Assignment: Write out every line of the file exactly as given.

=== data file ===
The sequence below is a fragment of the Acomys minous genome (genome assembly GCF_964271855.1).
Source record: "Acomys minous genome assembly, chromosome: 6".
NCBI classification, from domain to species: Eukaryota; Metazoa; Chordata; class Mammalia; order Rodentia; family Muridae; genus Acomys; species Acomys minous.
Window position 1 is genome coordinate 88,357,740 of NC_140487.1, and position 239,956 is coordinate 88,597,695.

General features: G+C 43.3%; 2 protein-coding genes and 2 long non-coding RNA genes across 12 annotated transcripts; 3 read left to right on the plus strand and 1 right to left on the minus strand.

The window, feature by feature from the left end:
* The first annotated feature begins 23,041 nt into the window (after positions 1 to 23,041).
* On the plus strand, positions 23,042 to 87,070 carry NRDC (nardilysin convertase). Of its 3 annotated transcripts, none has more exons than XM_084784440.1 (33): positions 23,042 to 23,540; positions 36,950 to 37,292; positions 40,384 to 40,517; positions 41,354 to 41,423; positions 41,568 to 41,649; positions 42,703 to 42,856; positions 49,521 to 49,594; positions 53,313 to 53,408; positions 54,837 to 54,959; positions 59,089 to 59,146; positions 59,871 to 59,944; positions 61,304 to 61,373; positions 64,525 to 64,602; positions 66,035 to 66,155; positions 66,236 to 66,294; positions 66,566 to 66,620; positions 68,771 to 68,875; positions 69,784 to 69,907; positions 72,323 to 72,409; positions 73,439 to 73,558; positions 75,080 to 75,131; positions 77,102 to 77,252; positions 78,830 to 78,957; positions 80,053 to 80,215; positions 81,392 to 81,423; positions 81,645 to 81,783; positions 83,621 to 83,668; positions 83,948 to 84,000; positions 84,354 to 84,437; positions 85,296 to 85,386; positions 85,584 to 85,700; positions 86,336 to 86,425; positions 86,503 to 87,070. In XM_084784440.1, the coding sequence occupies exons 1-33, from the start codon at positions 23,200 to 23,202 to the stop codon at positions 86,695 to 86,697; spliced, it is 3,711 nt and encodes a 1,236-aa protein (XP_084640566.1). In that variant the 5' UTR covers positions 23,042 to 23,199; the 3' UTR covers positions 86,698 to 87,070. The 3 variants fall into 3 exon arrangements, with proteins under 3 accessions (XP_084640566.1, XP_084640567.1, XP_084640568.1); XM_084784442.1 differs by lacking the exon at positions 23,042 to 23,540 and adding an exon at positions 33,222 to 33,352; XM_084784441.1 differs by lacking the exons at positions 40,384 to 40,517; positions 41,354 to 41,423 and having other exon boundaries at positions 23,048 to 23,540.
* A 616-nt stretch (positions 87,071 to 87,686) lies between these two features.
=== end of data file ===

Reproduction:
The sequence below is a fragment of the Acomys minous genome (genome assembly GCF_964271855.1).
Source record: "Acomys minous genome assembly, chromosome: 6".
NCBI classification, from domain to species: Eukaryota; Metazoa; Chordata; class Mammalia; order Rodentia; family Muridae; genus Acomys; species Acomys minous.
Window position 1 is genome coordinate 88,357,740 of NC_140487.1, and position 239,956 is coordinate 88,597,695.

General features: G+C 43.3%; 2 protein-coding genes and 2 long non-coding RNA genes across 12 annotated transcripts; 3 read left to right on the plus strand and 1 right to left on the minus strand.

The window, feature by feature from the left end:
* The first annotated feature begins 23,041 nt into the window (after positions 1 to 23,041).
* On the plus strand, positions 23,042 to 87,070 carry NRDC (nardilysin convertase). Of its 3 annotated transcripts, none has more exons than XM_084784440.1 (33): positions 23,042 to 23,540; positions 36,950 to 37,292; positions 40,384 to 40,517; positions 41,354 to 41,423; positions 41,568 to 41,649; positions 42,703 to 42,856; positions 49,521 to 49,594; positions 53,313 to 53,408; positions 54,837 to 54,959; positions 59,089 to 59,146; positions 59,871 to 59,944; positions 61,304 to 61,373; positions 64,525 to 64,602; positions 66,035 to 66,155; positions 66,236 to 66,294; positions 66,566 to 66,620; positions 68,771 to 68,875; positions 69,784 to 69,907; positions 72,323 to 72,409; positions 73,439 to 73,558; positions 75,080 to 75,131; positions 77,102 to 77,252; positions 78,830 to 78,957; positions 80,053 to 80,215; positions 81,392 to 81,423; positions 81,645 to 81,783; positions 83,621 to 83,668; positions 83,948 to 84,000; positions 84,354 to 84,437; positions 85,296 to 85,386; positions 85,584 to 85,700; positions 86,336 to 86,425; positions 86,503 to 87,070. In XM_084784440.1, the coding sequence occupies exons 1-33, from the start codon at positions 23,200 to 23,202 to the stop codon at positions 86,695 to 86,697; spliced, it is 3,711 nt and encodes a 1,236-aa protein (XP_084640566.1). In that variant the 5' UTR covers positions 23,042 to 23,199; the 3' UTR covers positions 86,698 to 87,070. The 3 variants fall into 3 exon arrangements, with proteins under 3 accessions (XP_084640566.1, XP_084640567.1, XP_084640568.1); XM_084784442.1 differs by lacking the exon at positions 23,042 to 23,540 and adding an exon at positions 33,222 to 33,352; XM_084784441.1 differs by lacking the exons at positions 40,384 to 40,517; positions 41,354 to 41,423 and having other exon boundaries at positions 23,048 to 23,540.
* A 616-nt stretch (positions 87,071 to 87,686) lies between these two features.